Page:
Because the city was built as the nation’s capital, the city is relatively well laid out making it easy to explore on foot and/or using public transportation.
But visiting the monuments on the National Mall may take several hours, or even days if you stop into some of the Smithsonian museums as well. There is just so much to see and do in Washington D.C., sometimes it’s simply easier to book a walking tour.
LGBTQ – Gay Washington, D.C. Travel Tips
Washington D.C. has a number of distinct neighborhoods each with their own atmosphere. In the city center, just north of the National Mall, the districts of Shaw, Logan Square, U-Street Corridor and Dupont Circle are home to a number of gay bars.
Trade is a popular dive bar choice for bearded hipsters every Thursday night with affordable beer choices and pornographic wallpaper plastered in the toilets. The nearby Number Nine gay cocktail bar and lounge caters to high-end, stuffy politicians and just down the U-Street, Nellie’s Sports Bar hosts drag events and a dance floor popular with local college students.
Look out for Capital Pride each June when the city streets come alive with LGBTs and their allies.
More gay travel resources here.
Washington, D.C. Hotel Deals
Finding affordable accommodation in Washington, D.C. isn’t always easy, but the following are some great hotel deals I’ve found using Booking.com. You might also try Agoda.com for other last-minute deals. If you’re looking for affordable accommodation outside of the city, look for rooms available on the outer edges of the DC metro system—for example, in Alexandria, Virginia or in Maryland where you can still reach the city center in under a half hour on public transportation.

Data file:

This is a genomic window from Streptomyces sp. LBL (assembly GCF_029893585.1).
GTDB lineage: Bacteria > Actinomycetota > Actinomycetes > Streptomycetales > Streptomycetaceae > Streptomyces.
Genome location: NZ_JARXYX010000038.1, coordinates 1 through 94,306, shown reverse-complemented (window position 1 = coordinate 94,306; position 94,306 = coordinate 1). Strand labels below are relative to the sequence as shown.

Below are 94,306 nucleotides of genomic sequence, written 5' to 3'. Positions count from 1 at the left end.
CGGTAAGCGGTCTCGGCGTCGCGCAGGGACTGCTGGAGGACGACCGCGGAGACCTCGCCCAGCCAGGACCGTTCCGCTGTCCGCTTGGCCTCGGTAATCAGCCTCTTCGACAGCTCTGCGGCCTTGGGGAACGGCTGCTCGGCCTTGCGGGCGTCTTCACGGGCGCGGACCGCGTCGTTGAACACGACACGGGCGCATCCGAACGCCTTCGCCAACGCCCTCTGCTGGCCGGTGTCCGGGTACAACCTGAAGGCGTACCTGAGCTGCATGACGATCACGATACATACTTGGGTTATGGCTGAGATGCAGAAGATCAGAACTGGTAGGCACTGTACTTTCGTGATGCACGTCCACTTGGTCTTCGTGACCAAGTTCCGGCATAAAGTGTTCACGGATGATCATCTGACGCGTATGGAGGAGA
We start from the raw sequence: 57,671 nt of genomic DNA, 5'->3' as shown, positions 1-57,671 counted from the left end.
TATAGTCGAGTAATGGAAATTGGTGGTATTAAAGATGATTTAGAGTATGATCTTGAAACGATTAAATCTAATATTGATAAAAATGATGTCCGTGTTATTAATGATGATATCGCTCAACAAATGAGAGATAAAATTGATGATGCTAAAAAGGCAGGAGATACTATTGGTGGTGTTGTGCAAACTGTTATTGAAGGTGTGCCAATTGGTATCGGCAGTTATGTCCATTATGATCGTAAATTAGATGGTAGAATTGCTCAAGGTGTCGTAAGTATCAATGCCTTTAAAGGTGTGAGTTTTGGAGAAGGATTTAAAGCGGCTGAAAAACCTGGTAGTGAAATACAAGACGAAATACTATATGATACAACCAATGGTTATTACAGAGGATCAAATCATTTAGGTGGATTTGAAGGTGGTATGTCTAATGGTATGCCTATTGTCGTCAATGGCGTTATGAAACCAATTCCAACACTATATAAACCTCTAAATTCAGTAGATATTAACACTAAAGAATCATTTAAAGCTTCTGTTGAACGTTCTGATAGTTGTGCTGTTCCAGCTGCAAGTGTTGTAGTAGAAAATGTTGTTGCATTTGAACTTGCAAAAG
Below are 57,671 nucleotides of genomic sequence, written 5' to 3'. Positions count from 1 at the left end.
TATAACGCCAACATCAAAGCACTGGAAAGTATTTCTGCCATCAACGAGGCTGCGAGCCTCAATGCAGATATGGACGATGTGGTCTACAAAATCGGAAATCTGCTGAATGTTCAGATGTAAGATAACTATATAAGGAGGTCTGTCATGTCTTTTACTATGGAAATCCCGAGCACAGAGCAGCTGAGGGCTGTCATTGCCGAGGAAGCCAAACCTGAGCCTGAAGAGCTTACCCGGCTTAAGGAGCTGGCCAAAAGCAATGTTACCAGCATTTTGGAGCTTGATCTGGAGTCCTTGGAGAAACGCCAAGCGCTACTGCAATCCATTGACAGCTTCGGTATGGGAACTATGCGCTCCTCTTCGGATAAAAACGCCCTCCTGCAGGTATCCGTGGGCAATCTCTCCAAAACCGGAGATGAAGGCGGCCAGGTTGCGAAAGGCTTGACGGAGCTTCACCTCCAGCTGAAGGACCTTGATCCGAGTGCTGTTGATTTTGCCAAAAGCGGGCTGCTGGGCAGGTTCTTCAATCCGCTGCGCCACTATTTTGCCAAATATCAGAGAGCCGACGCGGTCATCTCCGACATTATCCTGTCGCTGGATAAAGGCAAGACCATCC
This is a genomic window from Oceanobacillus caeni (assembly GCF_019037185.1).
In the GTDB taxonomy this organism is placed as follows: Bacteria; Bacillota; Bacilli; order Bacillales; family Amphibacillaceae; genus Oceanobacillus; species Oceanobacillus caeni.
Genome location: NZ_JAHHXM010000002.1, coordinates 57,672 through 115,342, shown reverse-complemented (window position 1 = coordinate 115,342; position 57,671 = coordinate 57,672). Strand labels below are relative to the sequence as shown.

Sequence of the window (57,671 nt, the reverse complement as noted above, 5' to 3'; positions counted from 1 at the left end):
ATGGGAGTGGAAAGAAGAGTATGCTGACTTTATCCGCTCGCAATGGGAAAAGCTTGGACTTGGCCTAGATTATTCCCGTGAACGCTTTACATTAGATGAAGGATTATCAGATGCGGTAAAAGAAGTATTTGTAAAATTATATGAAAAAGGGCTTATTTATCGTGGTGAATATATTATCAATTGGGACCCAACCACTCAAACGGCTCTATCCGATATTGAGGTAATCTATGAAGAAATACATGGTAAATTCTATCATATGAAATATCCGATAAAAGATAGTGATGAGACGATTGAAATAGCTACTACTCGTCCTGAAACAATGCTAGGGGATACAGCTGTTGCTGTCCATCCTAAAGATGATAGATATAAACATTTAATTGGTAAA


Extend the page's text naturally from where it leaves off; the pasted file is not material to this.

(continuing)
Top Hotel Recommendation: Kimpton Hotel Palomar is located conveniently within walking distance to some of Washington D.C.’s best neighborhoods—just a short walk to Georgetown in the east or Dupont Circle and U Street within 10 minutes walk. This 4-star hotel makes for an excellent base in Washington D.C. and features a number of great amenities, including a day spa, fitness center, heated pool and a beautiful lobby (with complimentary wine each evening). Also make sure to check out the hotel’s restaurant Urbana serving Italian food and hearty, healthy breakfasts.
Follow @travelsofadam on Instagram for more travel tips!
Washington, D.C. Travel Blogs
Regardless of politics, this is the right time to still visit the United States — and Washington, D.C. with its superlatives is the best place to start
The port city of Alexandria is less than thirty minutes away from Washington, D.C., but this Virginia town seems timeless, in the good sense of the word. The narrow, colorful buildings in the Old Town bring back memories of the old America, where travelers would arrive here by boat or by horse, many of them immigrants …
Highlights and travel tips for Washington, D.C. – a surprisingly hip city with a lot more than just politics to see. Here’s what first-timers need to know!
Photos from the 3rd annual light art exhibition in Georgetown – free and open to the public Dec 1 to Jan 1